Year after year, hundreds of product and medical device fires attributed to batteries present risks for injury or even loss of life.
That is because batteries most commonly used today in everything from electric toothbrushes to commercial aircraft are made primarily of a liquid electrolyte and containment layers. These containment layers play a critical role because the electrolyte itself is both toxic and corrosive when exposed to air. But, these containment layers add weight, cost, and mass.
Recognizing these challenges, Fischell Department of Bioengineering (BioE) Professor and Associate Dean Peter Kofinas and Department of Chemical and Biomolecular Engineering (ChBE) alumnus Ayan Ghosh (Ph.D., ChBE ’09) set out a few years ago to develop a polymer solid electrolyte that would allow engineers to create safer batteries. Because the electrolyte itself is a polymer film, batteries featuring this novel conductor do not require the use of bulky containers. This means that batteries made of this flexible solid material are lighter and smaller – which is critical when designing devices as tiny as today’s pill-sized cameras used for medical imaging.
Perhaps most importantly, the polymer film produces enough conductivity for use in small commercial products and medical devices such as pacemakers, insulin pumps, and cardiac defibrillators – but without the risk of short circuiting and fires.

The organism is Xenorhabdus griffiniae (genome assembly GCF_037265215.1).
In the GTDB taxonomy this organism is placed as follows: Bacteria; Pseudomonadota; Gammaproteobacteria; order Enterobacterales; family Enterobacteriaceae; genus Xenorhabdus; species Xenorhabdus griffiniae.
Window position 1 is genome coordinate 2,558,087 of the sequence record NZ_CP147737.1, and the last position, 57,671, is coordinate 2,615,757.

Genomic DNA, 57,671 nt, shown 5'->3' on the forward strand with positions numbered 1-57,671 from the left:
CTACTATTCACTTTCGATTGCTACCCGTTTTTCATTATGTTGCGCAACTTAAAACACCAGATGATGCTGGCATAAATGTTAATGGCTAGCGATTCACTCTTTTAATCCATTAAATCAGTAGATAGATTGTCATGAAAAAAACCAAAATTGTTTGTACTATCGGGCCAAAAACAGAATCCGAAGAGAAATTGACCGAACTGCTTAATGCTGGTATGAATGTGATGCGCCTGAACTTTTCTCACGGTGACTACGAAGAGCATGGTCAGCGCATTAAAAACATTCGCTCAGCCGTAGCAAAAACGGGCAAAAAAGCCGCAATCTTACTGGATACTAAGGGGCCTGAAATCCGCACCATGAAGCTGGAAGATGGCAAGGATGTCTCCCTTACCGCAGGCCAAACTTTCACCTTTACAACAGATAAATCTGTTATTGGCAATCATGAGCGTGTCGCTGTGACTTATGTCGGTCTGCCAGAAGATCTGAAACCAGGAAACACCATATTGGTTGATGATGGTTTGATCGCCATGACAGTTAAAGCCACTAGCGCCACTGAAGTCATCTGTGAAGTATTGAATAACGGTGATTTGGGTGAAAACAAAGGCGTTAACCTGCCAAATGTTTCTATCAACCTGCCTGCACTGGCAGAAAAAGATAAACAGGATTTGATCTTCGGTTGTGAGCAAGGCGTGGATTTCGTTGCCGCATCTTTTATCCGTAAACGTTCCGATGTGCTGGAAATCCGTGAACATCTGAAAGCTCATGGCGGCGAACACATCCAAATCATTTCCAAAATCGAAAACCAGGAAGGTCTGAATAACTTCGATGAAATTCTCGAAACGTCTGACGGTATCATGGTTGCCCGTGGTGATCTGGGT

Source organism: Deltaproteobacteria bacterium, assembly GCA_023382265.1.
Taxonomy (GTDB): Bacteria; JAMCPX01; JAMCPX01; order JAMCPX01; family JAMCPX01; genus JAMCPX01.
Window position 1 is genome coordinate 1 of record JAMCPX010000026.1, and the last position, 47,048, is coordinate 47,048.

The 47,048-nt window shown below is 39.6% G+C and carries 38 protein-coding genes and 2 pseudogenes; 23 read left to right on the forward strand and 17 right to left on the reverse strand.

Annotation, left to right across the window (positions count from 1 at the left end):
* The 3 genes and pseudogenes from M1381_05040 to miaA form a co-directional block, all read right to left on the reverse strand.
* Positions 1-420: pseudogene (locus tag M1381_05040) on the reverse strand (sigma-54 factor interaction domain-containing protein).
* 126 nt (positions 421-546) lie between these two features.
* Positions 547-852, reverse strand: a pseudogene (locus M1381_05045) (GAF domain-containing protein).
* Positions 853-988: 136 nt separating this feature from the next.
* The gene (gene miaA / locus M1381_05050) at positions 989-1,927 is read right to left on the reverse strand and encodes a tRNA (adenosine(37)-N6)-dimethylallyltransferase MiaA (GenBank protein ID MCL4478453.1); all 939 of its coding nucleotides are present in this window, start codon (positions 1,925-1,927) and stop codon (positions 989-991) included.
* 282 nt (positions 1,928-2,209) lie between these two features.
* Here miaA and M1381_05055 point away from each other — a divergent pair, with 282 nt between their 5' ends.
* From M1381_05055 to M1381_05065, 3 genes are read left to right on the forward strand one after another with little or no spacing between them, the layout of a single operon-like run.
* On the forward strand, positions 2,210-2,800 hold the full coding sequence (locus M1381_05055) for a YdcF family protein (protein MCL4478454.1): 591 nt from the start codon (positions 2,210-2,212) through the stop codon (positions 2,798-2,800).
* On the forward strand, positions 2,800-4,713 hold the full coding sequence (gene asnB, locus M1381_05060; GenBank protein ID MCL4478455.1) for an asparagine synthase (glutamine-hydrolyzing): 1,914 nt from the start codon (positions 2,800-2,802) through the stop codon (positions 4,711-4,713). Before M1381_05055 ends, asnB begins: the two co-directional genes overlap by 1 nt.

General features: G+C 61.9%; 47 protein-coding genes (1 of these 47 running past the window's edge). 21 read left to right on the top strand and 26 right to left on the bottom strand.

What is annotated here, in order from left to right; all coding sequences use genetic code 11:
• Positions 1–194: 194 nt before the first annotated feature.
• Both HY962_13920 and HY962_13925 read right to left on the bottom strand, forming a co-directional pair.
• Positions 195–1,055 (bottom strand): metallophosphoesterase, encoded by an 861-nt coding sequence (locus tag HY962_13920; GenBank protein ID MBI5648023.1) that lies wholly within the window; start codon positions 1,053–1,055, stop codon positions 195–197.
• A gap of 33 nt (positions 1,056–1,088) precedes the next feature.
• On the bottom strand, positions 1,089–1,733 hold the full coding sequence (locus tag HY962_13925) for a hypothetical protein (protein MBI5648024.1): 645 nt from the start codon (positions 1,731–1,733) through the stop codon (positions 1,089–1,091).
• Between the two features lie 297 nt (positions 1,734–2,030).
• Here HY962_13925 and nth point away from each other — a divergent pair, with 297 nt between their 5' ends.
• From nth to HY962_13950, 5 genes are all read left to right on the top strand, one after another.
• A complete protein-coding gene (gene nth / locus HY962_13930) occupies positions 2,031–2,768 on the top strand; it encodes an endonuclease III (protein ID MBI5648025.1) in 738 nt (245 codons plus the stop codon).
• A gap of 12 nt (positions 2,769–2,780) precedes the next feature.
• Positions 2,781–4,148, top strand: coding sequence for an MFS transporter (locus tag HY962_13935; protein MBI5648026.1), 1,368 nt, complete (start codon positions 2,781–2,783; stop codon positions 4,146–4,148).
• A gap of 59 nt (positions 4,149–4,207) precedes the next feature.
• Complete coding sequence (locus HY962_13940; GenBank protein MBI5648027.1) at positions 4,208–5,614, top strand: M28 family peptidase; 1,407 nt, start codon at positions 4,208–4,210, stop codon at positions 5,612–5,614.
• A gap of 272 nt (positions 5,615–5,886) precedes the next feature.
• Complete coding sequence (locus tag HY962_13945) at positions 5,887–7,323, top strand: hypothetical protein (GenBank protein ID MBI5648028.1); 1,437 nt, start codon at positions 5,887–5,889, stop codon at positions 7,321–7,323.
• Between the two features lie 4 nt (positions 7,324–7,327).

Last month, Kofinas was awarded U.S. patent 9,252,456 B2 for the solid battery electrolyte, along with Ghosh. Today, Kofinas works with alumnus Arthur Von Cresce (Ph.D., MSE ’07), who is now a PI at the U.S. Army Research Laboratory, and students from Bioengineering, Chemical and Biomolecular Engineering, and Materials Science and Engineering to pursue the next generation in solid, flexible batteries in hopes that the technology could be used to reduce the risk of fires in electronics, automobiles, and airplanes.
Aaron Fisher (Ph.D., ChBE ’12), Ph.D. candidate Matthew Widstrom (MSE), Dr. Kang Xu (U.S. Army Research Laboratory fellow), BioE alum Mian Khalid (B.S. ’15), and undergraduates Metecan Erdi (BioE) and Brian Heligman (MSE) have also contributed to the project.
March 18, 2016